Introduction: DIY PowerBank From Old Laptop Batteries

About: ignite.innovate.ideas

Most of the times the first thing which gets damaged from your laptop is the battery and in most cases, only 1-2 cells may be faulty. I have a few batteries from old laptop lying on my table, so I thought of making something useful out of it

Step 1: Components and Tools Required

A big shoutout to sponsor of this content DIgitspace, DigitSpace is an open-source hardware provider catering to future creators. We supply innovative, user-friendly open-source hardware products ranging from boards to corresponding components and kits for worldwide community of engineers, designers, inventors, and makers who love creating electronics.

Have a look at their website

  • Batteries from old Laptop / 18650 Batteries
  • 18650 Battery charger module / Powerbank module / JX-887Y (Any compatible one)
  • Multimeter
  • Nose Pliers
  • Screwdriver

Step 2:

Step 3: Determine Current/Voltage Requirement

Check this simple illustration to understand, how to arrange batteries to increase voltage or gain higher capacity.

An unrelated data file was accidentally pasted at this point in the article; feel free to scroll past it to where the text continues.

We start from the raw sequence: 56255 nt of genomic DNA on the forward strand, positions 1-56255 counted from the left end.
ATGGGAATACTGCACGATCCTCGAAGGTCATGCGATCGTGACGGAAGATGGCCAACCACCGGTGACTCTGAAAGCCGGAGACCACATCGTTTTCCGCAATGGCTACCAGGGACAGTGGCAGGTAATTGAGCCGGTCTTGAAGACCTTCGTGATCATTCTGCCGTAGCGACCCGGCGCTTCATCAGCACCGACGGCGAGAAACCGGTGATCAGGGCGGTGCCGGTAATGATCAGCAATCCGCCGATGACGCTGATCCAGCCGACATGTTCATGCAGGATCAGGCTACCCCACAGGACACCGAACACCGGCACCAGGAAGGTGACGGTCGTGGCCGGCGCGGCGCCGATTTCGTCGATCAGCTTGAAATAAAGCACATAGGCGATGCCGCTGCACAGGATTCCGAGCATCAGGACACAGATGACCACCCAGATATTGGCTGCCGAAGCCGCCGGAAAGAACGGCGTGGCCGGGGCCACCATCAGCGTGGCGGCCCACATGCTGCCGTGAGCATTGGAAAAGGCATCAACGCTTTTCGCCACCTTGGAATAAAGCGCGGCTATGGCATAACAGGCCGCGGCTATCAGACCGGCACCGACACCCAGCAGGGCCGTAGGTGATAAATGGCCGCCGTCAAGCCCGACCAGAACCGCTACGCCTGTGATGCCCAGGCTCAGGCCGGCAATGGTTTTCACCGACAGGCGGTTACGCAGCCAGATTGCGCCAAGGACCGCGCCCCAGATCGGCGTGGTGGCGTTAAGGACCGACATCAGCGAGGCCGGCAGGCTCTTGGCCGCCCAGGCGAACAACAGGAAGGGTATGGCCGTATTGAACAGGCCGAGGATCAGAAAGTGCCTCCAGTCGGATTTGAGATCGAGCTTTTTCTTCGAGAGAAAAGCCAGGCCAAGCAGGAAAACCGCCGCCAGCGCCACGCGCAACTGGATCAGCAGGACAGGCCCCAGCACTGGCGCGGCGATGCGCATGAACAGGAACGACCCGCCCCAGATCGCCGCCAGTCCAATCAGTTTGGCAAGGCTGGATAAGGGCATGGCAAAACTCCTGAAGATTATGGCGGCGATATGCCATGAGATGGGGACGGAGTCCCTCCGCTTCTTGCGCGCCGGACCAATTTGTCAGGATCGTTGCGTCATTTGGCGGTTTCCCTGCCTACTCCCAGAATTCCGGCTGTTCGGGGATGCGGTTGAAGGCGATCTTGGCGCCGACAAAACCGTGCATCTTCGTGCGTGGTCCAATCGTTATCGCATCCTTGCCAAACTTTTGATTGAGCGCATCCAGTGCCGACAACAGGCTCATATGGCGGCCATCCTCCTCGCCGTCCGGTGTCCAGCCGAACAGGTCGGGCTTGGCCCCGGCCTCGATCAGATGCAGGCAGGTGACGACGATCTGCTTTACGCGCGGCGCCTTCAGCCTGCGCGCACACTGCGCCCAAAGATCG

• Adding cells in a string increases the voltage; the capacity remains the same
  • Faulty cell 3(Red) lowers the voltage and cuts the equipment off prematurely.
  • With parallel cells, capacity in Ah and runtime increases while the voltage stays the same.
  • A weak cell will not affect the voltage but provide a low runtime due to reduced capacity. A shorted cell could cause excessive heat and become a fire hazard. On larger packs, a fuse prevents high current by isolating the cell.
  • Parallel/Series configuration provides maximum design flexibility. Paralleling the cells helps in voltage management.

Step 4: Separate the Cells

Using screwdriver and nose pliers (or any useful tools) remove the battery pack plastic enclosure without damaging any cells. Here is a good video which shows how to open laptop battery without damaging the cells

  • Remove the connection from the BMS board and separate each cell, Normally there will be 6 cells (3 cells in 2 row).

Warning: Be careful while doing this, some of the cells might be full charge. accidental short-circuiting may result in damaging the cell.

In my case, I had 6 18650 Li-Ion batteries. The capacity was 2200mAh. If you are unaware of the capacity just google the model number on the cell, it would be something like US18650VTC6

Step 5: Identify Good Cells

  • Mesure each cell voltage using a multimeter, if the voltage is less than 2.5v even after charging, then it’s not a good cell
  • If any of the cells are getting hot during charging then remove that cell

Step 6: Circuit

Step 7: It's Done

Fix It Contest

Participated in the
Fix It Contest